Obesity Theories Challenged By Hunter-Gatherer Study
The researchers write about their findings in a paper published online in PLoS ONE on 25 July.
They describe how they compared the daily energy expenditure of the Hadza, a population of traditional hunter-gatherers living in the open savannah of northern Tanzania, with that of Westerners.
The study is the first to use direct measurements of energy use in hunter-gatherers instead of estimates.
The researchers found, despite the fact the Hadza spend their days trekking long distances to forage for wild plants and hunt game for food, as did all our ancestors until about 10,000 years ago, they burned no more calories per day than adult Americans and Europeans.
The team ran several analyses, taking into account the effects of body weight, body fat percentage, age, and gender, and found no difference in the daily energy use of the Hadza hunter-gatherers and Westerners.
The study overturns current theories that the rising obesity crisis is due to lower levels of energy expenditure from having lifestyles that are less physically active.
This means, therefore, that the more likely explanation for the rising levels of obesity in Western cultures, is driven by increased calorie intake from food consumption. The researchers draw particular attention to the increasing presence of energy-dense food in the Western diet.
However, in their discussion, the researchers admit to being puzzled by the results:
"The similarity in TEE [total daily energy expenditure] between the Hadza and Western populations is counterintuitive given the Hadza's physically active lifestyle and elevated PAL [physical activity level]."
They conclude their results, together with those of "other investigations of forager physiology, suggest that interactions between metabolic physiology, physical activity, and the environment are more complex than often thought".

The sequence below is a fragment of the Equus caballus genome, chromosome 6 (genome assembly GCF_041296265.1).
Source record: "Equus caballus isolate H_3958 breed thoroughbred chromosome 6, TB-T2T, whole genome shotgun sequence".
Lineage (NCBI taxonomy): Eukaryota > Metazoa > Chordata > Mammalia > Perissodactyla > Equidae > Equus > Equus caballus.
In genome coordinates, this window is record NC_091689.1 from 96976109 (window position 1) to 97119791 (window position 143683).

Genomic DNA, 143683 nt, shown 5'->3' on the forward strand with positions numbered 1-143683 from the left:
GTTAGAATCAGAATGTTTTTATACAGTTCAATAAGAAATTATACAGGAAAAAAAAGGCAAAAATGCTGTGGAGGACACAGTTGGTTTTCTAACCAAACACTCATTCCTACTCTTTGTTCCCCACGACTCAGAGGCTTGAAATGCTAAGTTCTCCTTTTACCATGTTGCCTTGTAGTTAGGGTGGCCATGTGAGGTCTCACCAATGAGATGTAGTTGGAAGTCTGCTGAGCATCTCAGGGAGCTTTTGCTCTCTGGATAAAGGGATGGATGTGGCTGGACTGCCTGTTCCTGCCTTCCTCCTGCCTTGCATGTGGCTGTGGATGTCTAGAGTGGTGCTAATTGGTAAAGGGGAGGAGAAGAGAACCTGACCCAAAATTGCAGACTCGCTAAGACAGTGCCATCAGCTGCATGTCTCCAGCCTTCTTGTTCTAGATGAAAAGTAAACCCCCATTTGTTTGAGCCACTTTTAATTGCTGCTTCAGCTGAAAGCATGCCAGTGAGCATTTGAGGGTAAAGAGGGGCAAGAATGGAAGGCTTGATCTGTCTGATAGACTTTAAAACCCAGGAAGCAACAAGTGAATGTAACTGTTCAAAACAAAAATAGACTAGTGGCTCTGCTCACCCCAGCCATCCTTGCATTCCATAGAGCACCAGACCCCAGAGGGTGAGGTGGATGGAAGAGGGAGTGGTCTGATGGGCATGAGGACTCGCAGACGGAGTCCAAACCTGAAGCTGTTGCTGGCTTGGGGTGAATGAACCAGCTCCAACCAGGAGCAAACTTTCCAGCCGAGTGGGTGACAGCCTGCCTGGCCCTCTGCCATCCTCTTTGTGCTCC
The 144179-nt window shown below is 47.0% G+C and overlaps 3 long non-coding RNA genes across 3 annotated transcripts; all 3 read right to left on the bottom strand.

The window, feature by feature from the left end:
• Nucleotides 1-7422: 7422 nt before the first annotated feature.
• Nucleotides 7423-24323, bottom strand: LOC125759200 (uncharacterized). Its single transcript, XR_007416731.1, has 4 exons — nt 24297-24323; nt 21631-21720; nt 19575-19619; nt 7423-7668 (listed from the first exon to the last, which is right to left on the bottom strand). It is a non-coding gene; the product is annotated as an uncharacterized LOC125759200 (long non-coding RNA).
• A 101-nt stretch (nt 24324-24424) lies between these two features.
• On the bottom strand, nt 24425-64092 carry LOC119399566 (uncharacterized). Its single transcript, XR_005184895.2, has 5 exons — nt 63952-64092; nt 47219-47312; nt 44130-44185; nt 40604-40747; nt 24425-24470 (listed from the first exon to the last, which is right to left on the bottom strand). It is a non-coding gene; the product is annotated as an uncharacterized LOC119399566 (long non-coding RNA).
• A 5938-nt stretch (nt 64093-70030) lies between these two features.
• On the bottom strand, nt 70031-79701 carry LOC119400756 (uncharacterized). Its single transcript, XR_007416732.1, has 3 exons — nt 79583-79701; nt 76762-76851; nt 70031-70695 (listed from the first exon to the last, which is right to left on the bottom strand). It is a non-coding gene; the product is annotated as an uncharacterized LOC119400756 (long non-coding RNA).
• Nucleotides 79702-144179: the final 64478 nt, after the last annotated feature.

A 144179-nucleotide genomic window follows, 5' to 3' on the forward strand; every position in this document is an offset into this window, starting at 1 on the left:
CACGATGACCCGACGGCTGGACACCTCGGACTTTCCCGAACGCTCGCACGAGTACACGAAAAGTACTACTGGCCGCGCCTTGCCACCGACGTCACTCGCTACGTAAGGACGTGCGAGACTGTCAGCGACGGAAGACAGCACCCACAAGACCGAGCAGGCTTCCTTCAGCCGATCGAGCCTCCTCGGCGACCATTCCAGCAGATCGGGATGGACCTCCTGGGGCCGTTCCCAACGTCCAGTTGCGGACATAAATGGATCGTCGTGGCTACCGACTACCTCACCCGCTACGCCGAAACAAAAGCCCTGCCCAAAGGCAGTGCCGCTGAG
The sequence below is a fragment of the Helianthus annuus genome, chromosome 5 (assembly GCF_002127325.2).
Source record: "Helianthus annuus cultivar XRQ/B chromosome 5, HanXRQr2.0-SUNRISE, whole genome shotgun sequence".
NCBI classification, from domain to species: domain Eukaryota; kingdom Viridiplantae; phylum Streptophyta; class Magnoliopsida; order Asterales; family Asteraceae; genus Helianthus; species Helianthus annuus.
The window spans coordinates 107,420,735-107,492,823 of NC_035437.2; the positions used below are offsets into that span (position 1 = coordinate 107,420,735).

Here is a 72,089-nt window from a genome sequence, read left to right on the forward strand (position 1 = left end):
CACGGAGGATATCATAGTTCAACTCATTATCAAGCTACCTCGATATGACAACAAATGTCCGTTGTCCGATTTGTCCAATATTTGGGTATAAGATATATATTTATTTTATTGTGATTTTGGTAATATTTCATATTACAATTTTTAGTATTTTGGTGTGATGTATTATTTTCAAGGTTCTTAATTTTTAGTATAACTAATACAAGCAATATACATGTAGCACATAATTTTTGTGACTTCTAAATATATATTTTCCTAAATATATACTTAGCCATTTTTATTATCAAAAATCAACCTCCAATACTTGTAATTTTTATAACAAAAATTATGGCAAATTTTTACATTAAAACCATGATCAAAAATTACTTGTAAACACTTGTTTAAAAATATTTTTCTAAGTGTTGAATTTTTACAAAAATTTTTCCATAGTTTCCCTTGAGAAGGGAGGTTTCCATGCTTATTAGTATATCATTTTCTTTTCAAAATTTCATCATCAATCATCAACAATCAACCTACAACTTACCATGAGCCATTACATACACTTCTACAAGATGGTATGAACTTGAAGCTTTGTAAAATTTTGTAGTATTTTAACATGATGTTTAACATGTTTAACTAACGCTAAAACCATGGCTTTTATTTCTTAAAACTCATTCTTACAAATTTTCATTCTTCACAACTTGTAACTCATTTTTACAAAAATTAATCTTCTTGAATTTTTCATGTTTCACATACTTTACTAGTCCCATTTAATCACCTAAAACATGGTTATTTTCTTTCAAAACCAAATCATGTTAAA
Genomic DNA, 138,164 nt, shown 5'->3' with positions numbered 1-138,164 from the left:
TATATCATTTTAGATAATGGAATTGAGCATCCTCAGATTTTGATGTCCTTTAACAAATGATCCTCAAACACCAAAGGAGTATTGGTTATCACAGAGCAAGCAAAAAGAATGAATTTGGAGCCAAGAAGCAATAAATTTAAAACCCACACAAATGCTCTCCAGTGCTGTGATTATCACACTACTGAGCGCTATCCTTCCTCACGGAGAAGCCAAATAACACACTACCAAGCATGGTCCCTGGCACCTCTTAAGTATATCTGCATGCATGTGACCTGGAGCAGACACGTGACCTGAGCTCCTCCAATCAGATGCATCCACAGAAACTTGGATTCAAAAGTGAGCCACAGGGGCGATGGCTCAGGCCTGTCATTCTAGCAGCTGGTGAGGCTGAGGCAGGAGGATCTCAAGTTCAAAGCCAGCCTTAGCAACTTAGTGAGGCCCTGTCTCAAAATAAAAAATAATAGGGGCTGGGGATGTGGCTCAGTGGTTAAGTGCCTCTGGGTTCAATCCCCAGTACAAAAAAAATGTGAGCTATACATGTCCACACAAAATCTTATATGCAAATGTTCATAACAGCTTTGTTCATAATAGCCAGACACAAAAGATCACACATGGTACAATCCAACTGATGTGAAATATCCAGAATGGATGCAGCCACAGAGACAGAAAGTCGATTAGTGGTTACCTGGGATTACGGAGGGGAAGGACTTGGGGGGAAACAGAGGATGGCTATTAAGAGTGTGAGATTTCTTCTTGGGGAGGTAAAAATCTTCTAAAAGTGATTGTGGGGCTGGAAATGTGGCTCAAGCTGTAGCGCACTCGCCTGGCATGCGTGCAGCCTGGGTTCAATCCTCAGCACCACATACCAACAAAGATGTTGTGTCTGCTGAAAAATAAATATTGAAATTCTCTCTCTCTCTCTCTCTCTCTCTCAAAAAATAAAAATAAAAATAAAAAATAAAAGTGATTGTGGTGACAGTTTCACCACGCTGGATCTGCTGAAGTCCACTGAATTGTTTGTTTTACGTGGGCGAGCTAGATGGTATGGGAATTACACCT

Lead author Herman Pontzer, who runs the Human Evolution and Energetics lab at Hunter College in New York City, told the press the results highlight the complexity of human energy expenditure:
"It's not simply a function of physical activity," he says, explaining that:
"Our metabolic rates may be more a reflection of our shared evolutionary past than our diverse modern lifestyles."
Pontzer and colleagues suggest even active, "traditional" lifestyles of people in developing regions may not protect them against obesity if they also start eating more calories.
"Thus, efforts to supplement diets of healthy populations in developing regions must avoid inundating these individuals with highly-processed, energy-dense but nutrient-poor foods," they urge.
They call for more studies to test their suggestions, and also investigate other hunter-gatherer tribes, and they also note:
"Data from other primate species are needed to fit the human metabolic strategy into a comprehensive evolutionary context."
And they urge people not to go away from this study with the wrong message: exercise and being physically active are still important for staying healthy, they say.
The study received financial support from the National Science Foundation, Washington University, and the University of Arizona.
Note: The article has been amended to remove a potentially confusing use of the term "metabolic rate".
Written by Catharine Paddock PhD